“Rural roads are now busier than ever, but speed is the number one cause of serious accidents. It can be tempting to speed up when the road is clear, but rural road conditions can change very quickly due to the slow machinery, mud, wild animals and hollows and hidden bends in the road.

“Sharing rural roads with vulnerable users such as walkers, cyclists, horse riders and horse-drawn vehicles is a huge responsibility.

“As horses are kept in rural areas, drivers have a duty to watch them. They need to realize that horses are not motorcycles and the quietest horses can suddenly get scared.

“The 2022 additions to the Highway Traffic Act that prioritize the safety of vulnerable road users are a welcome change. I have already noticed that motorists are overtaking more carefully while driving this year.

“Of course, riders need to make sure they are seen well by wearing fluorescent clothing, and not cause frustration by blocking the road unnecessarily.

“The combination of changes in the hierarchy of road users and the increasing availability of affordable, body-worn action cameras means that drivers are more likely to be held liable for causing crashes or near misses. -accidents to equestrians and other vulnerable road users.

“Every road user has the responsibility to stay informed of changes in the highway code.”

Alasdair Washington, Life President of the Caithness Cycling Club:
Alasdair Washington, Life President of the Caithness Cycling Club: “Our very poor road surfaces can pose a major hazard to cyclists.” Photo: James Gunn

Alasdair Washington, life president of the Caithness Cycling Club, said: “In Caithness our secondary roads are not normally busy, but our very poor road surfaces can pose a major hazard to cyclists.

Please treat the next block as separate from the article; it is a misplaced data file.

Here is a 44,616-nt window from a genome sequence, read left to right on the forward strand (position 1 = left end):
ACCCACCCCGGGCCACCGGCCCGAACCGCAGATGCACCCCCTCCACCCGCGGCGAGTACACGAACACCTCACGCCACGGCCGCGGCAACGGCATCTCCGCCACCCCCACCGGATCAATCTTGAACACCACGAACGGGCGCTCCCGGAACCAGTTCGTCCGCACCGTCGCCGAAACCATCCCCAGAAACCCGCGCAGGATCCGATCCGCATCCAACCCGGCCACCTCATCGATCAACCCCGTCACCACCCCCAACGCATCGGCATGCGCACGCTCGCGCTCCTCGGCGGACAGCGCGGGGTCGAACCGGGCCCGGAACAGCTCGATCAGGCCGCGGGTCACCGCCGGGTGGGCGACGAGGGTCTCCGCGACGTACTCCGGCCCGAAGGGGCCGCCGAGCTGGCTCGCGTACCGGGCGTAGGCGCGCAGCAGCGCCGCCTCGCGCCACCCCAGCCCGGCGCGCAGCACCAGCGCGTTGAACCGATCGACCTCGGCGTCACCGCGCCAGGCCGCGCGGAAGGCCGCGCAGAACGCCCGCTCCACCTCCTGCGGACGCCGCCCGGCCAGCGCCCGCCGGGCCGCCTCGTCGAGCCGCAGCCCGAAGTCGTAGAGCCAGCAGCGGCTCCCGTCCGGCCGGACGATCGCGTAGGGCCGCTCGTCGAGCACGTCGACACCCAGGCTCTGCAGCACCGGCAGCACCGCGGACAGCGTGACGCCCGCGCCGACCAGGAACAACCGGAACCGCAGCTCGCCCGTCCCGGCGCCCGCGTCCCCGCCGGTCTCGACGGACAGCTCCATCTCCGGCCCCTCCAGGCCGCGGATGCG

“I do a lot of cycling in Strathspey, where – despite much harsher winters – most of the surfaces are excellent. Often the only way to avoid really bad sections is to ride carefully close to the center of the road and that takes experience.

“Although traffic here is often sparse, there have been serious accidents elsewhere with agricultural vehicles turning in fields or overtaking with wide trailers, often misjudging the speed of the cyclist. Fortunately, this is not a problem which I encountered in Caithness, but cyclists and drivers should be well aware of the potential problem.”

Mr Washington added: “Cyclists must of course ride safely. Firstly, be visible. Secondly, don’t ride close to the edge, even when the surface is good, because that leaves no room to avoid the nests. – hen or give way in an emergency – this is particularly the case in sharp left turns and allows drivers to see cyclists better.

“Third, be courteous to other road users. Courtesy begets courtesy.”

NFU Mutual runs a rural road safety campaign which is supported by the Department for Transport, British Cycling and the British Horse Society.

Jade Devlin, Rural Roads Specialist at NFU Mutual, said: “These latest figures confirm our fears that an increase in rural road traffic has led to an increase in the number of deaths and injuries on country roads – the vulnerable users of the road generally carrying the weight. of this one.

“Rural roads are a lifeline for many isolated people and a shared space for the whole population, so this is a national tragedy that is rightly a major concern for our customers and the greater audience.

“That’s why, together with our partners, we urge all road users to act now to ensure that any further increase in traffic on rural roads does not lead to an increase in tragic and preventable deaths.”

NFU Mutual conducted an online survey to find out what motorists think about rural road safety and what they see as the biggest hazards. Almost a quarter (23%) of respondents said they had been involved in a collision or accident on a rural road.